Most of the previous information is applicable to any business, regardless of whether you use a token or not. However, the primary question remains: does your project even need a token?
Reasons To Launch A Token
There are many Web3 projects that have launched a token without there being a clear demand or use case for it. There are a few reasons why you might want to launch a token, although some are stronger than others:
- You are building a Layer 1 chain: in this case the token is very close to the core of your protocol’s operation. Users need a token to operate the network. Inflation is often necessary to pay for network security and usage incentives. You might want control over the inflation parameters to optimize for a specific bonding ratio as well.
- You want to pay out dividends to users: tokens can be a good vehicle to do this. Allowing users to stake a token to capture a percentage of the protocol revenue drives demand for the token, locks up supply and can be a great justification for launching a token.
- You want the protocol to be decentralized: besides legal liability concerns for some businesses, this is often more of a choice than a requirement of the technology itself. Decentralization for the sake of decentralization can work, but without proper demand for the token (such as sharing significant protocol revenue) this reason has potential to backfire on its own.
- You need to fundraise: fundraising through investors or a public sale is by itself not a sufficient reason to launch a token. If you need investment you’re better off raising on equity as an early stage project. If no investors are interested, you should take a step back and really reconsider the merits of your project.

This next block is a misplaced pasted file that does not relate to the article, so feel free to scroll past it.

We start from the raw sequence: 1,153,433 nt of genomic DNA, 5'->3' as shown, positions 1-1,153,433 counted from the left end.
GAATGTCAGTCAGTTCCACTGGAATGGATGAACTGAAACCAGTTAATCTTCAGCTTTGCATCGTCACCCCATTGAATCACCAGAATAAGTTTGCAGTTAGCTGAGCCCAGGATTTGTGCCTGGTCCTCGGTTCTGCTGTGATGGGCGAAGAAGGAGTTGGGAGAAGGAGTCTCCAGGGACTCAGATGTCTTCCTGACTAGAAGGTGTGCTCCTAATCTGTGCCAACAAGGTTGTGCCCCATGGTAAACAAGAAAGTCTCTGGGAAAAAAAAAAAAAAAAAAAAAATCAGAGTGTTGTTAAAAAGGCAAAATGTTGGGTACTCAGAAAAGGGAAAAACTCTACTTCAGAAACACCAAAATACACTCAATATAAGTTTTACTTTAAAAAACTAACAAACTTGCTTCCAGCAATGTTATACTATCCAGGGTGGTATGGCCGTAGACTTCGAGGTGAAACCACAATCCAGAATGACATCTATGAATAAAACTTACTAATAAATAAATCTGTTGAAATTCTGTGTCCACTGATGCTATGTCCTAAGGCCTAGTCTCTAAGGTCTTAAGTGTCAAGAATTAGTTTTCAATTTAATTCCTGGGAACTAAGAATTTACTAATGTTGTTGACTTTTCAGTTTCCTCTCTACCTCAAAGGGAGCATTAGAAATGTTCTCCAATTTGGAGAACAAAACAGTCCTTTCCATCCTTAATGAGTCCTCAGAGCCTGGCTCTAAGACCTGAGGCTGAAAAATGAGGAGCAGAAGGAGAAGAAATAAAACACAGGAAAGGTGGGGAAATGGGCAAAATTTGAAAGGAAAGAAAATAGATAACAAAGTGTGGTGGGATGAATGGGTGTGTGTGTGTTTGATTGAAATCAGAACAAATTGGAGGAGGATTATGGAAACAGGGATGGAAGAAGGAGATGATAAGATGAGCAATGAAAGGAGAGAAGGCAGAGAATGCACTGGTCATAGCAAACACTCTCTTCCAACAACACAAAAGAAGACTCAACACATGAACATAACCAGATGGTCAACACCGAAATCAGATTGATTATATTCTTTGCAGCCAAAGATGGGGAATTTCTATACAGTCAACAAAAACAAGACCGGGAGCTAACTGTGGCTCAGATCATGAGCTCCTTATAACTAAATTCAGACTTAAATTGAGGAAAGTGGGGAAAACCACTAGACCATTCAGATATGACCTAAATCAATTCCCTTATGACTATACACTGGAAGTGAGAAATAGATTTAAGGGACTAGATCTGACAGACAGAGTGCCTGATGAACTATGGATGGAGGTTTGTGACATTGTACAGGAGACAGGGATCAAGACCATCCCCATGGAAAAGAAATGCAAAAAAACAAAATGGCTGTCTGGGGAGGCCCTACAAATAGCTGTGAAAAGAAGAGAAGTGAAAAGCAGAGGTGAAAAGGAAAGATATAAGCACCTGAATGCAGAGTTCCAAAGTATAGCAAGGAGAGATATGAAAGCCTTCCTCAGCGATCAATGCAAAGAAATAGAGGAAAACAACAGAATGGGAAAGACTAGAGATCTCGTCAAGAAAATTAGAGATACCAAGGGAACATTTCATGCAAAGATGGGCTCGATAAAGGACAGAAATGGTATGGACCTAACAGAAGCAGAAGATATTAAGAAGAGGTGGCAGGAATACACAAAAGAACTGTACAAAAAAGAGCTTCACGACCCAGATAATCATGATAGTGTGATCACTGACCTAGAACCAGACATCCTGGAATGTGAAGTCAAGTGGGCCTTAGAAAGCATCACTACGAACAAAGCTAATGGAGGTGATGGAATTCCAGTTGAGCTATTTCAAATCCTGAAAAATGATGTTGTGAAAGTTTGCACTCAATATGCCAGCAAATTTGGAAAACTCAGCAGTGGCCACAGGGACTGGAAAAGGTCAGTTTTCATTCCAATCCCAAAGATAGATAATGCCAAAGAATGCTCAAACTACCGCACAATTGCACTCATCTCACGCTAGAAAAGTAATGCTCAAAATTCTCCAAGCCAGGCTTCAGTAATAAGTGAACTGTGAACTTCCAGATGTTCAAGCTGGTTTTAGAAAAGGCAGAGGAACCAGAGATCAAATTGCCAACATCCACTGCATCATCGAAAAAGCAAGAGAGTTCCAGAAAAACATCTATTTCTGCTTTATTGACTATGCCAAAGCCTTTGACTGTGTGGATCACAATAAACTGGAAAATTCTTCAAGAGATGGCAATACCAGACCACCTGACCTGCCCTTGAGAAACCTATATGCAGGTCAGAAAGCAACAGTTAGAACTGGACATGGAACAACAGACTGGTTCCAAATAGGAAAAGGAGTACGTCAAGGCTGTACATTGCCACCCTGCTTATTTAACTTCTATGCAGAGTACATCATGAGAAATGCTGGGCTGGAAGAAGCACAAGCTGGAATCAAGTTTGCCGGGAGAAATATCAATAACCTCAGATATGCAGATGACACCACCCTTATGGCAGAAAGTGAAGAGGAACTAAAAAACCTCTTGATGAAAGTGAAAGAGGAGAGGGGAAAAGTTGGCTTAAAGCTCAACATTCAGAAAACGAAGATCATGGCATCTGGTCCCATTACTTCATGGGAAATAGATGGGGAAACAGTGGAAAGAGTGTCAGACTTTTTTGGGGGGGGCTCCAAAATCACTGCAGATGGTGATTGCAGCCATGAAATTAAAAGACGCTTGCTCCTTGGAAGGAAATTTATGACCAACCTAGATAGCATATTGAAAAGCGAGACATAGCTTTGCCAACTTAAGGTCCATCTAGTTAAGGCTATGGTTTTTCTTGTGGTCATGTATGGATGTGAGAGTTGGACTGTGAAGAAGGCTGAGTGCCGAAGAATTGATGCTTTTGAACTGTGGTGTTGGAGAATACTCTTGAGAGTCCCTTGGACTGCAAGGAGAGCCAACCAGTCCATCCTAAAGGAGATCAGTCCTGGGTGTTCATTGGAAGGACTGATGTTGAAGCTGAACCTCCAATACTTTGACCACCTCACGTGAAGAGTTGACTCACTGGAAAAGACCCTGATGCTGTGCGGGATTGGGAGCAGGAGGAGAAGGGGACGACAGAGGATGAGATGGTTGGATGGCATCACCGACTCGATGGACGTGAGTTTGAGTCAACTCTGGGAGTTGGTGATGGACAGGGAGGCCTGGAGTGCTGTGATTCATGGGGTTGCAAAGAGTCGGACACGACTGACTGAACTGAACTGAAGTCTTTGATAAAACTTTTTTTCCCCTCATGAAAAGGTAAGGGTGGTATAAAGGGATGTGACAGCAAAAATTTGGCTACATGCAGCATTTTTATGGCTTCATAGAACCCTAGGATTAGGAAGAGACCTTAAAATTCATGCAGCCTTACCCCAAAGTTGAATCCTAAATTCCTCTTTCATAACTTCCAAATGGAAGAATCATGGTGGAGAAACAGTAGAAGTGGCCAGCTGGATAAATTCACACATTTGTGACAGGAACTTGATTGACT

- You want to do an airdrop and promote the protocol: this is a terrible reason to launch a token. It’s a nice bonus that comes if you have a very good justification for launching a token. However, if you find yourself launching a token purely for this reason, you’ll find that supply will outweigh demand in the long term.
Scenarios Where a Token Isn’t Needed
There are also plenty of scenarios where a token is not absolutely necessary. Even in Web3, businesses can often functionally operate through more centralized ownership. This is more common when launching a dApp on a pre-existing Layer 1 blockchain or even just a front-end aggregation service. Let’s explore an example where this could apply:
The Token Swap Protocol
If the primary business model of this imaginary token swap protocol is fee capture, and fees are captured on the assets directly, then you can move these to any wallet of your choice. If the protocol is being operated by a centralized entity, they could use these funds to pay for development, operations, marketing and all other costs to keep the protocol operational. Much like a Web2 business, they would initially rely on investments through the sale of equity.
Downsides to this approach is the reliance on investment until profitability is reached. Web3 is currently a highly saturated market and protocols depend heavily on user incentivization to capture market share. Without constant injection of funds, this can prove hard to maintain in the long term.
Instead, launching a token can be seen as a fundraising mechanism for the protocol, even if no public sale is ever offered. If incentivization mechanisms and other costs are paid for through the inflation of a token, and demand for the token is sufficient enough to keep its price stable, you’re effectively crowd-funding the growth of your platform on a continuous basis. This is akin to launching a kickstarter campaign with no end date instead of raising with investors.
Although this can work, it’s not a success story for the token’s value appreciation. Without a clear value add for your users and a demand for your token, this strategy will likely fail, and depending on your business type and expected costs, it might not even be necessary. Of course, the legal complexity that comes with launching a token also has to be considered.
Decentralization has many faces and can apply to protocol ownership, distributed computing and storage, custody of funds, and much more. Electing to only decentralize a few of them but not all is a perfectly viable strategy. Not launching a token can keep protocol ownership centralized while decentralizing many other components of the product.
More importantly, launching a token for the sake of decentralization can be detrimental to your project if you haven’t carefully considered the potential use cases and demand for it. Managing supply and demand is a tricky beast that requires a carefully considered token mechanism. In the next section on Token Mechanics you can read more about the different token types that exist, the economic models that govern them and how to manage demand through incentivization mechanisms.